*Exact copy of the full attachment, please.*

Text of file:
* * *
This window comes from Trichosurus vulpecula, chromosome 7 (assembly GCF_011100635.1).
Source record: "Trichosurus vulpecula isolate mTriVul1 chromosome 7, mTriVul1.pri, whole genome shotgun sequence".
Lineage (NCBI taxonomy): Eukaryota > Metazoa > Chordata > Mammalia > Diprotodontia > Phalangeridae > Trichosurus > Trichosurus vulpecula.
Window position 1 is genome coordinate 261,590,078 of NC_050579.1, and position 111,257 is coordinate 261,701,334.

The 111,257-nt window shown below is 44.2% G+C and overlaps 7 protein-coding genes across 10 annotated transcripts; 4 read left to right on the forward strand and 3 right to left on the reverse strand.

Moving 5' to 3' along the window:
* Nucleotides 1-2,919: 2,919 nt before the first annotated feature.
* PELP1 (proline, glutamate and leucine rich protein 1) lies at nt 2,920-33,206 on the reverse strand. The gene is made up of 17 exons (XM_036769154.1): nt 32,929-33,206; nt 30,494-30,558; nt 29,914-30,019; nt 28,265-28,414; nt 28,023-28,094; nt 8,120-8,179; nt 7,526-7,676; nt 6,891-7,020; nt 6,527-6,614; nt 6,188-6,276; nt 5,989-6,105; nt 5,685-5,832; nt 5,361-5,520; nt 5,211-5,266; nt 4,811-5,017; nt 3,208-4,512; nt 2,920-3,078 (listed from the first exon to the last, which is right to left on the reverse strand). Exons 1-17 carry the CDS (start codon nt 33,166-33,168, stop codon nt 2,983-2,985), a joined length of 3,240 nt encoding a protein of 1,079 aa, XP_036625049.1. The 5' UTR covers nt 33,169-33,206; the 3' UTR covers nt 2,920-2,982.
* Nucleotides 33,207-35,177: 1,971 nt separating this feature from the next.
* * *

This window comes from Trichosurus vulpecula, chromosome 7 (assembly GCF_011100635.1).
Source record: "Trichosurus vulpecula isolate mTriVul1 chromosome 7, mTriVul1.pri, whole genome shotgun sequence".
Lineage (NCBI taxonomy): Eukaryota > Metazoa > Chordata > Mammalia > Diprotodontia > Phalangeridae > Trichosurus > Trichosurus vulpecula.
Window position 1 is genome coordinate 261,590,078 of NC_050579.1, and position 111,257 is coordinate 261,701,334.

The 111,257-nt window shown below is 44.2% G+C and overlaps 7 protein-coding genes across 10 annotated transcripts; 4 read left to right on the forward strand and 3 right to left on the reverse strand.

Moving 5' to 3' along the window:
* Nucleotides 1-2,919: 2,919 nt before the first annotated feature.
* PELP1 (proline, glutamate and leucine rich protein 1) lies at nt 2,920-33,206 on the reverse strand. The gene is made up of 17 exons (XM_036769154.1): nt 32,929-33,206; nt 30,494-30,558; nt 29,914-30,019; nt 28,265-28,414; nt 28,023-28,094; nt 8,120-8,179; nt 7,526-7,676; nt 6,891-7,020; nt 6,527-6,614; nt 6,188-6,276; nt 5,989-6,105; nt 5,685-5,832; nt 5,361-5,520; nt 5,211-5,266; nt 4,811-5,017; nt 3,208-4,512; nt 2,920-3,078 (listed from the first exon to the last, which is right to left on the reverse strand). Exons 1-17 carry the CDS (start codon nt 33,166-33,168, stop codon nt 2,983-2,985), a joined length of 3,240 nt encoding a protein of 1,079 aa, XP_036625049.1. The 5' UTR covers nt 33,169-33,206; the 3' UTR covers nt 2,920-2,982.
* Nucleotides 33,207-35,177: 1,971 nt separating this feature from the next.